The process of healing begins in Fiji

Let bygones be bygones: Fiji’s Prime Minister Sitiveni Rabuka in a handshake with Labour Party Leader Mahendra Choudhary at Fiji Girmit Day in Suva on May 14, 2023. Mr was ousted from the post of Prime Minister during the May 2000 Coup (Facebook Photo)

Our Leader (Indian Newslink Digital Edition May 15, 2023)
Venkat Raman

Fiji’s Prime Minister Sitiveni Rabuka can be given credit for owning up to the pain and disruption that his infamous coup (May 14, 1987) caused to the non-indigenous population in general and to Fiji Indians in particular.

While the first coup set the exodus trend, the second coup, later that year, accentuated it.

The third coup, orchestrated by George Speight, on May 14, 2000 began to deplete the Fiji Indian population in the South Pacific country.

Undoubtedly, Fiji Indians have always deserved better status and treatment. The early settlers who were taken to Fiji from India under the indentured system (from 1879 to 1920) suffered misery, ill-treatment and despicable living and working conditions, endured the ordeal in the hope that their children and grandchildren will be lead better lives with their political and other rights secured along with their compatriots.

To his credit, Josaia Voreqe Bainimarama appeased the Fiji Indian community by abolishing many of the policies that were incongruous with human rights and democratic principles. He appointed many Indians to key positions including his Deputy Aiyaz Sayed-Khaiyum. As Mr Rabuka came to power following his slender majority in the December 2022 general election, there were fears that Fiji will go back to its divisive days and that a coup was imminent.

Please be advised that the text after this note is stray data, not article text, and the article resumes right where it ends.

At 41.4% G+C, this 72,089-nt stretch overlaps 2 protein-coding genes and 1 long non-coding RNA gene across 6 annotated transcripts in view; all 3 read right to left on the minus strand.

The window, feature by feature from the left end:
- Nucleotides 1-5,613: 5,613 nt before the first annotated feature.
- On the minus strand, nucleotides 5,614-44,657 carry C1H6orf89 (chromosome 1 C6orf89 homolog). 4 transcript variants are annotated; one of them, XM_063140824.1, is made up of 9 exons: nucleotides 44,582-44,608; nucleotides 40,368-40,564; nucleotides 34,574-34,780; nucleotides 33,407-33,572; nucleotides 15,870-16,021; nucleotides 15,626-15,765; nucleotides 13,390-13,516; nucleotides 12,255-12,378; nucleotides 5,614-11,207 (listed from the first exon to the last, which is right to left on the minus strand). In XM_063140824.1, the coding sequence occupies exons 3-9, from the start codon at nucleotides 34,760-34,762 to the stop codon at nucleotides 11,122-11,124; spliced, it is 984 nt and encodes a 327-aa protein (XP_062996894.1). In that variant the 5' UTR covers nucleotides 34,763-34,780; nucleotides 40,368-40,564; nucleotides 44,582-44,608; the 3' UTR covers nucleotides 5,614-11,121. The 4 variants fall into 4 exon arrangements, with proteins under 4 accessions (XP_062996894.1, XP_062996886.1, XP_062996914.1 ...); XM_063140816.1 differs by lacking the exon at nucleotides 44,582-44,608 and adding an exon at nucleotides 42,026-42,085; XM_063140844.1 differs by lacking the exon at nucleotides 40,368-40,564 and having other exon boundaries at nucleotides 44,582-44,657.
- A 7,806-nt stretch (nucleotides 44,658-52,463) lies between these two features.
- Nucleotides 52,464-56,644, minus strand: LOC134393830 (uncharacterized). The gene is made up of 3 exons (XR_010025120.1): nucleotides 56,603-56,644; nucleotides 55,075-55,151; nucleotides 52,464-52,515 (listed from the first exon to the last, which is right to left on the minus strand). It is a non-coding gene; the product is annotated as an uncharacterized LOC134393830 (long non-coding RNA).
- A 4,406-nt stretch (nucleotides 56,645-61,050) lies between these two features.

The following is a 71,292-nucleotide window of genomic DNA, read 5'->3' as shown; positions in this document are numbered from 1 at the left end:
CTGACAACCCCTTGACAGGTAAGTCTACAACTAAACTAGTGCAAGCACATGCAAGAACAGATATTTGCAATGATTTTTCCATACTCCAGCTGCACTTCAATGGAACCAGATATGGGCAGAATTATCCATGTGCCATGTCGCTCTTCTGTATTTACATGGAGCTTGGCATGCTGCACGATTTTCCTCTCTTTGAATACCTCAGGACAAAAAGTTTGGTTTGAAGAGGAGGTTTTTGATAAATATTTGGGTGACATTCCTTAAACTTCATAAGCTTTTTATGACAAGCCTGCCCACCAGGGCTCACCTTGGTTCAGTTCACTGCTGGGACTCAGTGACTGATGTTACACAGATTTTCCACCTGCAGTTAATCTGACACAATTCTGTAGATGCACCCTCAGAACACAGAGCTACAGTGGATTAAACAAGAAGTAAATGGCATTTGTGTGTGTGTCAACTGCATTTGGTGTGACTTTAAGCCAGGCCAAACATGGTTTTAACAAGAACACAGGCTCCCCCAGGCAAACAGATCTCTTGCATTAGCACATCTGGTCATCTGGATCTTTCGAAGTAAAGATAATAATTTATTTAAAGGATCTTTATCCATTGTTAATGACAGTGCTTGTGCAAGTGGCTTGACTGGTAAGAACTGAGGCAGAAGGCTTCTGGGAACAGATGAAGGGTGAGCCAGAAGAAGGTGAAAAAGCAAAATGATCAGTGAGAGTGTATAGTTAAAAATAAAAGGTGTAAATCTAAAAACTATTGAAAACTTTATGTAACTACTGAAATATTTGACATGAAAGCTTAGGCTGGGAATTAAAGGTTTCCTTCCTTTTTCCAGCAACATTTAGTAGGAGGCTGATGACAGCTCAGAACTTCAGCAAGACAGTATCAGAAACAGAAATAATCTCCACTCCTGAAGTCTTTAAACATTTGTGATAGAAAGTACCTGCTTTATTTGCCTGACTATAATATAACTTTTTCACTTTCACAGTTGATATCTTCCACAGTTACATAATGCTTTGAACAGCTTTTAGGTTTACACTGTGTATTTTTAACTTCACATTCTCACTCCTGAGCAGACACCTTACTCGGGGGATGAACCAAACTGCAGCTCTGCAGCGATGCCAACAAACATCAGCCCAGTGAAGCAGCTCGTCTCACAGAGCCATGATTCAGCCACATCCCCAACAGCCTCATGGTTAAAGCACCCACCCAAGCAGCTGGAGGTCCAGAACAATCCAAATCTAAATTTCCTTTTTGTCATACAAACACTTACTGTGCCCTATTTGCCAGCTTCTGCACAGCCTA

The Fiji Forward Declaration

However, Mr Rabuka has shown that he is a changed man. As well as recognising the importance of equitable administration, he has vowed to protect the tenets of democracy.

The ‘Fiji Forward Declaration’ that he signed with his cabinet colleagues and other stakeholders including Mahendra Choudhary (a former Prime Minister who was ousted in the May 2000 coup) was reassuring.

It is clear that Mr Rabuka is a changed man and has accepted the changes that have occurred over the past four decades. The man who ordered the exit of the then-Indian High Commissioner to leave the country (in 1989 after two years of diplomatic battle) is today grateful to India for its diplomatic and financial support and medical supplies.

Mr Rabuka’s apology, seemingly sincere and well-timed, will certainly draw the sting from debilitating feelings of humiliation, guilt and vengeance. Yet at a minimum, owning up to what happened in the past, and learning lessons from it, should benefit everyone.

Even if all sides do accept that an apology is needed, the wrong kind (limited, grudging or insincere) can backfire.

Indigenous Fijians account for about 60% of the country’s population and hence dominate at the ballot box. At the time of the coup in 1987, Fijians of Indian descent were in the majority (more than 50% of the population) but have since the coup settled in North America, Australia and New Zealand.

Fiji cannot afford to lose its Indian population for, they are the major investors, running almost all businesses and hardworking people.

Mr Rabuka must ensure that they remain in the country and equally important, continue to be partners in progress.

His apology could help.

Fiji has begun the process of healing and the coming years could see the country progress.

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